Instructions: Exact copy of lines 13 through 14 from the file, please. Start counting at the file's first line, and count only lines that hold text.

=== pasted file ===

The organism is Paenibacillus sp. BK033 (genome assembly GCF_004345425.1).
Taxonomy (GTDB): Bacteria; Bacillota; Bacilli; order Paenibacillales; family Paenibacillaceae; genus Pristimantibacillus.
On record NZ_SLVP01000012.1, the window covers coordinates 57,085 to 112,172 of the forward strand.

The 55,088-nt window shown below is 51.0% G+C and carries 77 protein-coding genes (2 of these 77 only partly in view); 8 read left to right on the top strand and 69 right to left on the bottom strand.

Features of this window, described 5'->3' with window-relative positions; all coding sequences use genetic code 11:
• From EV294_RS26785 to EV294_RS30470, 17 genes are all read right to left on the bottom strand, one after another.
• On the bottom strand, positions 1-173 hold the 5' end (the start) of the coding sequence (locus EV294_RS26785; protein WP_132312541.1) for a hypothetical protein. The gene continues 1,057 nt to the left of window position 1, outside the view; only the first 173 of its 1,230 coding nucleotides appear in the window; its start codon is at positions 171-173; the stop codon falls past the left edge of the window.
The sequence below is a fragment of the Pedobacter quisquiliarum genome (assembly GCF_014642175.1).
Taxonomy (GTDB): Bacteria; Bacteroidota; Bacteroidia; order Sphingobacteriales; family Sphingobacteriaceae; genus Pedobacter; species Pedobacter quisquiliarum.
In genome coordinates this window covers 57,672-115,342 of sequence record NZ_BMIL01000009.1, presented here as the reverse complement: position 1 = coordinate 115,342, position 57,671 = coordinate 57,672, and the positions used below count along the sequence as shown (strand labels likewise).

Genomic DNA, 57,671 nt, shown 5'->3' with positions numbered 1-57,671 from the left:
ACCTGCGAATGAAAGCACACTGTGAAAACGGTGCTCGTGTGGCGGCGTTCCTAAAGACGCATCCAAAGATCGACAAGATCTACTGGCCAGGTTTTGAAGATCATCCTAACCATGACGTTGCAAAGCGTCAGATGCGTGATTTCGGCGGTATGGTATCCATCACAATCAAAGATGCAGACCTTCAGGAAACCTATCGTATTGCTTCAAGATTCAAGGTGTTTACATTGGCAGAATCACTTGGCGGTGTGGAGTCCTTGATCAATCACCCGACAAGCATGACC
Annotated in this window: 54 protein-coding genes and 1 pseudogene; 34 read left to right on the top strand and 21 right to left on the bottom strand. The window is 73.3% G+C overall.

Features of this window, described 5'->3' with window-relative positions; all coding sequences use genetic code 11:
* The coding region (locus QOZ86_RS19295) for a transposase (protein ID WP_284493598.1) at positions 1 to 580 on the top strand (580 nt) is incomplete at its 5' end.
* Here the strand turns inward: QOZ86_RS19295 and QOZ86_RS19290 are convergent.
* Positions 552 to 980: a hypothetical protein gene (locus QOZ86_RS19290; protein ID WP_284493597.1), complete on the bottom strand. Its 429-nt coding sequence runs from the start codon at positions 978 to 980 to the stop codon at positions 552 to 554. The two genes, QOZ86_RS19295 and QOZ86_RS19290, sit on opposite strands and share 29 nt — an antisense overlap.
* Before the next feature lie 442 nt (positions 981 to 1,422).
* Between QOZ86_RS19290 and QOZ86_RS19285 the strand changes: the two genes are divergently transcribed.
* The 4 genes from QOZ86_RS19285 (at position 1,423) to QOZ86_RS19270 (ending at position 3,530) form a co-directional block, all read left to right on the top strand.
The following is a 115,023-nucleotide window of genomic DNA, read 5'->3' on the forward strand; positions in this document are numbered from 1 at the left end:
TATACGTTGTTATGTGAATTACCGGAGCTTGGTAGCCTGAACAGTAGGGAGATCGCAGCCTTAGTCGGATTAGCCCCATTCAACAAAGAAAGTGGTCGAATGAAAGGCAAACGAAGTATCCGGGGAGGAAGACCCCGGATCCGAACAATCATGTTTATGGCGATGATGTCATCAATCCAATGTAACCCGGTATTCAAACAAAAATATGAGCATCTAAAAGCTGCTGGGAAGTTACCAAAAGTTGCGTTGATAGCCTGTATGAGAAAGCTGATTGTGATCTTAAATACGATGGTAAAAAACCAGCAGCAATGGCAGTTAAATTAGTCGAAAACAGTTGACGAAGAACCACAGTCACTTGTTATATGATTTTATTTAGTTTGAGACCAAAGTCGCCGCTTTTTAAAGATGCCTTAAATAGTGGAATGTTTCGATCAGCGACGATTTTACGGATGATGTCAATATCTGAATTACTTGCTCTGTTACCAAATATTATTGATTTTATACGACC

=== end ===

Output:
Annotated in this window: 54 protein-coding genes and 1 pseudogene; 34 read left to right on the top strand and 21 right to left on the bottom strand. The window is 73.3% G+C overall.

Features of this window, described 5'->3' with window-relative positions; all coding sequences use genetic code 11: